Liver Health and Osteoporosis

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Fortifying Yin: Chinese Secrets for Battling Chronic Liver Disease

The Link Between Liver and Heart Health

Learn about astherosclerosis (a health condition that causes high blood pressure, heart disease and can even contribute to some liver diseases), as well as the study that undoubtedly demonstrates the interconnectivity between liver and heart health. You’ll also discover seven lifestyle choices that are beneficial for liver and heart disease prevention or managing your health while living with one of these conditions – tips that can help prevent and reduce astherosclerosis.

Our culture may be propelling us to new technological heights, but it is also initiating our spiral down into ill health. Only by being conscious of how every personal choice affects our physical well being can we begin to make the changes necessary to see our grandchildren grow. As the connection between living an unhealthy lifestyle and the development of chronic disease is more fully realized, researchers are uncovering an increasing number of connections between different health conditions.

Liver and Heart
Although the liver and heart partner together to ensure blood circulates healthfully throughout the body, few people consider the two to be a team. However, research on atherosclerosis confirms a tight connection between liver and heart pathology.

Physiologically, blood and bile intimately tie liver and heart health together:

  • Blood – The liver receives 25 percent of the blood pumped by the heart and filters over two quarts of blood a minute. To ensure optimal circulation and filtration, the heart pumps blood while the liver cleans it.
  • Bile – To dissolve fat in the blood vessels, the liver produces up to two cups of bile a day. Without bile, our arteries would be as hard as rocks without any hope of circulating blood throughout the heart, liver or remainder of the body.

Atherosclerosis comes from the Greek words athero (meaning gruel or paste) and sclerosis (hardness). It describes the process in which deposits of fatty substances, cholesterol, cellular waste products, calcium and other substances build up in the inner lining of an artery. Called plaque, this buildup can grow large enough to significantly reduce the blood’s flow through an artery. In addition to the danger of breaking off and throwing a blood clot into circulation, this restriction of blood flow can cause high blood pressure, heart disease and can even contribute to some liver diseases.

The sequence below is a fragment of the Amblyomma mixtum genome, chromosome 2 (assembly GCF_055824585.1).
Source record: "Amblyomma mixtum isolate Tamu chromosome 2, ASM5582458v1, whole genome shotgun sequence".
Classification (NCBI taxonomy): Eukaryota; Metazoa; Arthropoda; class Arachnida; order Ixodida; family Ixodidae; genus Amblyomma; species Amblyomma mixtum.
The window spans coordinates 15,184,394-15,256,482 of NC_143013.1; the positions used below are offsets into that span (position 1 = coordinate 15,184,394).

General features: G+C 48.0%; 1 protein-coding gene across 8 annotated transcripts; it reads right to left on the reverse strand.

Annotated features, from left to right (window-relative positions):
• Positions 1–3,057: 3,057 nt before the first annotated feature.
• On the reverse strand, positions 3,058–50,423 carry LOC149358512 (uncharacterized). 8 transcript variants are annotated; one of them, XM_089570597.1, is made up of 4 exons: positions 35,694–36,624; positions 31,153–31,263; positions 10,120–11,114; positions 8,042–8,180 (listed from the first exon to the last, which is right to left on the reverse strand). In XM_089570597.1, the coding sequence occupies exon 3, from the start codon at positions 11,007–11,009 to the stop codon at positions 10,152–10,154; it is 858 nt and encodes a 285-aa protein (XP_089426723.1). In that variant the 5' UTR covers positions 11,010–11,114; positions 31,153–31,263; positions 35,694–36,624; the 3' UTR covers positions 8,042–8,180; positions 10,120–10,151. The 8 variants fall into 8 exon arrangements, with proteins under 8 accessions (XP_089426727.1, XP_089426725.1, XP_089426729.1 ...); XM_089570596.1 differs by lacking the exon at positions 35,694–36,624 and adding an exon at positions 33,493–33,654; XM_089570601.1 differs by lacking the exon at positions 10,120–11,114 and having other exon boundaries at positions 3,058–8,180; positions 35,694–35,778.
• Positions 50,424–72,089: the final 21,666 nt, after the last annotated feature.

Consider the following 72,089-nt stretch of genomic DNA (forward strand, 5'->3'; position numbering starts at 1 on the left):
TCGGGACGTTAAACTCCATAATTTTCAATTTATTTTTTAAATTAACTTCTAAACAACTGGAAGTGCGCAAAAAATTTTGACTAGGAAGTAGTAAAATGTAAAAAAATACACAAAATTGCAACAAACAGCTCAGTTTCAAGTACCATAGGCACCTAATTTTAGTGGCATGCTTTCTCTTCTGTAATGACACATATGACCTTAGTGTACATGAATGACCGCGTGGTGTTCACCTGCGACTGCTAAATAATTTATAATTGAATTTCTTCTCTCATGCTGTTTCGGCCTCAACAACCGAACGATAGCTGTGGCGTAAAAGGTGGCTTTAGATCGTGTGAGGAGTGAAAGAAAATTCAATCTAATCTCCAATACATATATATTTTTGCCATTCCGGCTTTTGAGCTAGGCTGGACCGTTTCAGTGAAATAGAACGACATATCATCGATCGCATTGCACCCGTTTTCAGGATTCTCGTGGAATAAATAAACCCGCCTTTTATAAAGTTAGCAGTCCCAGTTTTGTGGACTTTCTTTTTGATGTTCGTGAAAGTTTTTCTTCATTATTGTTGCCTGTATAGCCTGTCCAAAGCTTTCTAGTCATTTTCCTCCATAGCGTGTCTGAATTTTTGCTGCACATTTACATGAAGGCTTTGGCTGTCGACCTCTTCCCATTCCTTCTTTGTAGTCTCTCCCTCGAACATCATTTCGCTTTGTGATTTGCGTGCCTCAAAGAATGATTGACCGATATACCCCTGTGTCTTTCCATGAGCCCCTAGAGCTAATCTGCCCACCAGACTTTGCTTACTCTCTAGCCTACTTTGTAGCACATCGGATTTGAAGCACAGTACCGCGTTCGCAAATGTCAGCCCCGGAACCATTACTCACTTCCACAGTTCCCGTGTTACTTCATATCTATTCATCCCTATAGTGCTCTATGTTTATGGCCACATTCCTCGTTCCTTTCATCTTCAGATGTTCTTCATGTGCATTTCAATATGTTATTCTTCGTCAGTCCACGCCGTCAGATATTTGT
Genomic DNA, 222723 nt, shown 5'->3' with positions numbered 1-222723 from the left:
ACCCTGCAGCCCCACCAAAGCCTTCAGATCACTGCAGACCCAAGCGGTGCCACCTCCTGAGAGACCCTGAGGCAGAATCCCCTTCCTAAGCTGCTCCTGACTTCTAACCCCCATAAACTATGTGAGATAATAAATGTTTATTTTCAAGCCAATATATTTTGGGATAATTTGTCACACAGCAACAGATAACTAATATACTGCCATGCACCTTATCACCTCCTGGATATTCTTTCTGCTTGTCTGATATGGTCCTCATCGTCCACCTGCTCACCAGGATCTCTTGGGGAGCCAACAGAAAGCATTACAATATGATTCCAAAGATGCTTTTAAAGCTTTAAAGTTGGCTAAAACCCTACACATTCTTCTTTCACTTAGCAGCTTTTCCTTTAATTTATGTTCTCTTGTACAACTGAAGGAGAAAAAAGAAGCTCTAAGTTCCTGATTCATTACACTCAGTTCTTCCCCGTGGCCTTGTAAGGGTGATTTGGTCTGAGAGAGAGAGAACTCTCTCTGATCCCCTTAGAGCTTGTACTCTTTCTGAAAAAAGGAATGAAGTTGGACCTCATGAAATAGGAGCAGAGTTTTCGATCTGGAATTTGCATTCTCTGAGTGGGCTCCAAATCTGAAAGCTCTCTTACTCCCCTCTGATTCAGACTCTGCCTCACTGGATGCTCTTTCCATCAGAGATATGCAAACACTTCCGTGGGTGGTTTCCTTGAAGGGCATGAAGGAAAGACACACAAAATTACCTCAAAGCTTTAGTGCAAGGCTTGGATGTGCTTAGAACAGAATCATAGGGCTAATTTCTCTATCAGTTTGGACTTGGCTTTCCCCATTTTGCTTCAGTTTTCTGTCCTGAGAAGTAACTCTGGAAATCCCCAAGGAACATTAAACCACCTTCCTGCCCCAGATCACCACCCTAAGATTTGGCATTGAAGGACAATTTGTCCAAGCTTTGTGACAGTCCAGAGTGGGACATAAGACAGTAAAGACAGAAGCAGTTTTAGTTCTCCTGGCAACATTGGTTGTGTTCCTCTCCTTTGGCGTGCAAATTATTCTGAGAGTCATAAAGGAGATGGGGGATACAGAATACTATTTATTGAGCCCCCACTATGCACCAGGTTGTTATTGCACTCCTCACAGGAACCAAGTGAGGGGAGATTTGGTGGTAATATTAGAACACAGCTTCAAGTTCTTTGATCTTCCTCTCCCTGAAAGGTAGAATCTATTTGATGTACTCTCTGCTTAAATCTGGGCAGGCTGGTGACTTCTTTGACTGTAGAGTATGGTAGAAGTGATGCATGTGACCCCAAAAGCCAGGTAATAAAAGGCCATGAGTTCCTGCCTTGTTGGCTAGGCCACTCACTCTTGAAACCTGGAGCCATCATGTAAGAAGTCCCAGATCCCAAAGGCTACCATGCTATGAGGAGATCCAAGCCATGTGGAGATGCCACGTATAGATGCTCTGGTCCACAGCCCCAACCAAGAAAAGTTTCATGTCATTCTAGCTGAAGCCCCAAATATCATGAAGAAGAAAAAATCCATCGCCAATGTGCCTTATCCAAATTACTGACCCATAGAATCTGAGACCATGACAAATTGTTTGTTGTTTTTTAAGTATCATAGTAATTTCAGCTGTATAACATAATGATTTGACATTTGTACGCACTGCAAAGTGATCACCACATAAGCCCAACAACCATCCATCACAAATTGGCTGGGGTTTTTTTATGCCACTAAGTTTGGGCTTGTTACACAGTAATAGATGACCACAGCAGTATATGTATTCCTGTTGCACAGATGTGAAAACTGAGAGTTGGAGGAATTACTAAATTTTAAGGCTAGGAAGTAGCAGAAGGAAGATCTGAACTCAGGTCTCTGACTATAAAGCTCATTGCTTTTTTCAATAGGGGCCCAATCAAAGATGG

Study Confirming the Link
Although the heart and liver share in the responsibility of keeping us healthy, scientists are now discovering similarities in these organs during illness. In the June 2007 Journal of Hepatology, Italian researchers reported on their trial indicating early signs of atherosclerosis are linked with several types of chronic liver disease. By studying the thickness of the carotid arteries in the necks of over 200 patients with one of three forms of chronic liver disease – chronic Hepatitis B, chronic Hepatitis C and non-alcoholic steatohepatitis (a kind of fatty liver disease) – a relationship between the two was discovered.

An increase in the thickness of carotid neck arteries is considered by experts to be an indicator of early atherosclerosis. Found to be independent of other factors contributing to atherosclerosis, the researchers realized the following about carotid artery thickness:

  • It was lowest in healthy controls with an average value of 0.84.
  • It was elevated in people with Hepatitis B with an average value of 0.97.
  • It was elevated in people with Hepatitis C with an average of 1.09.
  • It was highest in people with non-alcoholic steatohepatitis with an average value of 1.23.

The authors concluded that Hepatitis B, Hepatitis C and non-alcoholic steatohepatitis are strongly associated with early atherosclerosis. This study clearly demonstrates the interconnectivity between heart and liver health. Based on the Italian research results, we can predict that lowering the amount of plaque accumulation in the arteries may lower susceptibility to several liver diseases.

Minimizing Atherosclerosis
There are many approaches to keeping your body healthy and resistant to the increasingly common occurrences of heart and liver disease. By understanding that the health of our arteries impacts more than just blood pressure, we realize how important it is to keep our blood circulation system at an optimal level of operation.

Experts advise lifestyle choices as the number one way to stave off atherosclerosis. Being conscious of health is crucial as an increasing number of people:

  • work at a desk in front of a computer, with only their finger and eye muscles getting a workout
  • eat poorly, as demands on time recruit quick, nutritionally-devoid, processed foods for nourishment
  • juggle many responsibilities without making the time for stress release.